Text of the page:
Paman Singh from Law at Work (www.lawatwork.co.uk) examines the challenges care homes could face as the COVID-19 vaccination rollout gathers pace.
After an incredibly challenging 2020, news of a vaccine is the light at the end of a very long tunnel for many care providers. While the initial distribution will be slow and steady, the distribution to many care homes is already well underway and we are told that a vaccine will eventually be widely available for the majority of the UK population.
With so much still unknown, there has already been speculation that, as the vaccine roll out gathers pace in 2021, restrictions will be placed on those who don’t receive it. Some have even posited that international travel and entry to certain shops and restaurants will be reliant on proof of vaccination.
For care homes, which are required by law to ensure all “reasonably practicable” steps are taken to reduce workplace risks, there will almost certainly be a positive obligation to strongly recommend that all employees get themselves vaccinated. An issue made all the more per- tinent given the obviously vulnerable nature of care home residents.
However, even in care homes, and despite the obvious benefits, there remain those who, for reasons varying from religious beliefs to health concerns, don’t want to take the vaccine when it becomes available. This clash in stances could present a very challenging and complex issue for care home managers.
The Government has made it clear there will be no mandatory vaccination scheme, and an employer cannot physically force an employee to take it up. However, they may have a responsibility to furnish employees with guidance and advice on the benefits the vaccine will bring. Active engagement in this process will be important as it may be necessary for employers to provide evidence of this to demonstrate compliance in line with their duty under the Health & Safety at Work Act.
While mandatory vaccination will not be placed into law, employers will likely have some manoeuvrability.
If a business can show that the requirement for an employee to take the vaccination is a reasonable management instruction, then any refusal which is unreasonable by the employee could justify disciplinary action, perhaps all the way up to dismissal. This would likely apply in circumstances where the employee’s role puts them in a position where close contact is unnavodable, such as delivering care.
Although it may feel like an employer, especially one in the care sector, would be on firm ground requiring that its employees were vaccinated against a disease that has killed more than 1.6 million people worldwide, much of the legal argument will depend on the particular circumstances, including the employee’s reasons for refusal. For refusal to be deemed reasonable there would need to be significant justification. For example, a fear of needles wouldn’t cut it but, where someone suffers from trypanophobia – a fear of needles to such an extent that they could be defined as a disabled person under the Equality Act – they could be justified in refusing the vaccine.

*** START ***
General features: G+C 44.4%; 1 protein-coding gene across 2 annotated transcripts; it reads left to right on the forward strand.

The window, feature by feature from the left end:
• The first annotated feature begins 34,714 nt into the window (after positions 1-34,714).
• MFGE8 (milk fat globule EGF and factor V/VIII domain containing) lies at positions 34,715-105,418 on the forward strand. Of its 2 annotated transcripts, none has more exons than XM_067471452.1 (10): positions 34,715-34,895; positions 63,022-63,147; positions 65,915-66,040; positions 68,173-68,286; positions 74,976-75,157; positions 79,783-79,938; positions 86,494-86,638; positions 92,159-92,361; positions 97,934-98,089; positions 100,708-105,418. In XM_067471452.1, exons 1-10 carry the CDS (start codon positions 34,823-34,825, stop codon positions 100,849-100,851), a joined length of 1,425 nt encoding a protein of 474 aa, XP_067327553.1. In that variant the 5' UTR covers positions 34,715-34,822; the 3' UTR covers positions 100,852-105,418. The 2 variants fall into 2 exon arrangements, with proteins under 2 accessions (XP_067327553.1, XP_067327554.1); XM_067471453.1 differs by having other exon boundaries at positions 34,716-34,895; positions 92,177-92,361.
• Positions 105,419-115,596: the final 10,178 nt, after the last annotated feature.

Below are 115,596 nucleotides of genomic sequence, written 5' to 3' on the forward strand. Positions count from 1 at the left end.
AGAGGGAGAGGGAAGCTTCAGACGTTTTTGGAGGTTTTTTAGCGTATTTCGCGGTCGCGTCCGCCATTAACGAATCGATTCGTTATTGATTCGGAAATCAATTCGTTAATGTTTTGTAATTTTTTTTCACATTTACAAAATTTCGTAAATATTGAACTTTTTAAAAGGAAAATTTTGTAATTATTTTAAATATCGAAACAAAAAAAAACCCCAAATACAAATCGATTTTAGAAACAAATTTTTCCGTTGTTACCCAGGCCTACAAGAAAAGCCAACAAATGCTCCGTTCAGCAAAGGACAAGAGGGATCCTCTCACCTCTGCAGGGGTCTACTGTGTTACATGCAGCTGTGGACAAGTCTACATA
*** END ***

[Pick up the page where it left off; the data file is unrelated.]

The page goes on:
Similarly, certain religions may take exception to the use of animal products in the vaccine. However, attempts by vegetarians, vegans or even anti-vaxxers to justify their stance on similar grounds is unlikely to be successful.
A further consideration for businesses is that an employee might refuse on the basis that the contents of the vaccine are incompatible with their medication, or that their health condition otherwise renders them unable to have the vaccine. Where their health condition amounts to a disability, this introduces additional considerations for the employ- er, particularly as they have a duty to make reasonable adjustments for disabled employees.
One thing is for sure, the situation is not as straightforward for employers as it may appear. It is going to be vital that employers initiate open and sensitive conversations with employees to avoid a situation where a genuine reason for an individual not taking the vaccine is over- looked or dismissed.
The additional work around these conversations will be crucial too and businesses should consider engagement with any trade unions and employee representatives now if mandatory vaccination is a consideration. Likewise, having a robust vaccination policy in place, which clearly establishes what is required and by whom, as well as what the process is in the event of non-compliance, will be crucial and is something firms should be considering and seeking advice on now.
Like so much of 2020, this area of employment law is thus far unprecedented, so it is crucial that businesses take appropriate and pre-emptive steps to put them in the strongest possible position. It is a high profile and extremely complex area which will almost certainly throw up difficult decisions. By seeking advice early, care home managers can enter into conversations with employees before the issue becomes even more urgent.
Law At Work will continue to monitor the situation and is available to answer queries that businesses may have. For more information, please visit www.lawatwork.co.uk.